Ken Dryden, also known as "the Giraffe" and "the Monster," used to run around suburban Toronto wearing a Boston Bruins sweat shirt and an improvised goaltender's mask that looked like a miniature bird cage. "Where's that kid from, ma'am?" the milkman asked Dryden's mother one day. "Mars?"
No one has asked the question lately. Ken Dryden, "little" brother of Buffalo's goaltending Dave Dryden, was hauled out of the minor leagues late last hockey season to perform for the Montreal Canadiens. When the major league season was over, Les Habitants had won everything in hockey that really counts—the Stanley Cup—and Dryden had been named most valuable player in the playoffs. In a city that usually reserves its praise for men with names like Jean-Claude and Rogatien and Michel, a distant descendant of poet John Dryden was king. As Montreal hockey writer Gilles Terroux wrote after the opening Stanley Cup series against the Boston Bruins: "La victoire du Canadien �tait sign�e de so main."
If, indeed, the victory was signed by Dryden's hand, it must have been his mitt hand. After one early game, Boston's Johnny (Pie) McKenzie said: "That hand of his is something else. We've caught him out of position at least a dozen times and shot for three-quarters of an empty net. Zap—that big mitt comes out of thin air. Twice I've had my stick in the air and was breaking into my goal-scoring dance when he's done that." Phil Esposito, the superstitious Boston star who cringes at the sight of crossed hockey sticks and old ladies in black, claimed half seriously that Dryden was using voodoo against him, and converted many a Boston fan into a believer. The 6'4" Dryden, playing at a lean 210 pounds, bounced up and down on the ice like a levitated spook and tormented the Bruins with prestidigitorial glove saves and ballerina kick saves that drew praise from such eminent goaltenders as Glenn Hall and Jacques Plante. The high level of his play continued through series wins over Minnesota's North Stars and finally over the Chicago Black Hawks in a torturous seven-game war that was decided on Chicago ice.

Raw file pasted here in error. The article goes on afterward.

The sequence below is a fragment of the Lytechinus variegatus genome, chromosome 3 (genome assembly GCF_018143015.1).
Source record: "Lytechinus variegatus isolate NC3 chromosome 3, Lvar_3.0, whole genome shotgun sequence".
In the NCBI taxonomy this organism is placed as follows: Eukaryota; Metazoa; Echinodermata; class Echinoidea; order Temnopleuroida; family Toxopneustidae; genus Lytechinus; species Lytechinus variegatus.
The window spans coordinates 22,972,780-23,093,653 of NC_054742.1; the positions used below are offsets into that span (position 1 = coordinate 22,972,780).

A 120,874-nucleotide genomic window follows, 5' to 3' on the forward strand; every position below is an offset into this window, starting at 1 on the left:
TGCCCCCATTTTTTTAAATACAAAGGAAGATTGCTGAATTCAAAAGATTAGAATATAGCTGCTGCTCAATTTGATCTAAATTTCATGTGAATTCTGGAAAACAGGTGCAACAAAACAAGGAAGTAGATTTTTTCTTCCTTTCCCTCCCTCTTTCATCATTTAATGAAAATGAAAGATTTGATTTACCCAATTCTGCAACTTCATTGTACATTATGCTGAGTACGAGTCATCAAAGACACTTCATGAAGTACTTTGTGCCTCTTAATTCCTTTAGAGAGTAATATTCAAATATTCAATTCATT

To many it seemed that Dryden had come out of nowhere to vex the other cup contenders, but in fact the Canadiens' front officers had been well aware of the 23-year-old goalie's ability from the beginning. They had hidden him away with the minor league Voyageurs, conveniently stationed in Montreal, and watched him combine good grades at McGill Law School with one of the lowest goals-against averages in the American Hockey League. Before that, Dryden had played goal for Canada's national team, and before that had made All-America three straight years at Cornell, losing only a handful of games in his entire college career. He was never a flash in the pan, although to many he must have seemed so.
In person, Dryden is not exactly the embodiment of the bold, supermasculine sports hero. He is shy and soft-spoken, gentle almost to excess. The intellectuality that he exudes is heightened by horn-rimmed glasses that he exchanges for contact lenses on the ice. His brown hair sprawls in anarchy about his head and is medium long, a la mode in professional sports. His face is framed in heavy pork-chop sideburns, and over the summer he grew a floppy brown mustache—since razored off. At times he is reminiscent of a young hirsute Alastair Sim playing the role of a kindly schoolmaster. His harshest epithet seems to be "Jeez Murphy," used only for extreme emphasis. He is not the sort of person who instills nervousness in his fellow man, at least until he puts on his skates, and a conversation with him can be a relaxing and rewarding experience.
Q. If you had to describe the last year of your life in one word, what would the word be?
Q. Satisfying! You're the envy of every Canadian and millions of Americans and at least one sportswriter, and it's only satisfying?
A. Well, everything happened so fast; maybe I haven't assimilated the whole experience yet. Maybe I could call it very satisfying.
Q. That's better. Ken, you just finished the year of years. You just did what no hockey rookie ever did before, and the most puzzling thing is that you kept right on studying for your law degree as though you weren't even playing hockey against the toughest teams in the world.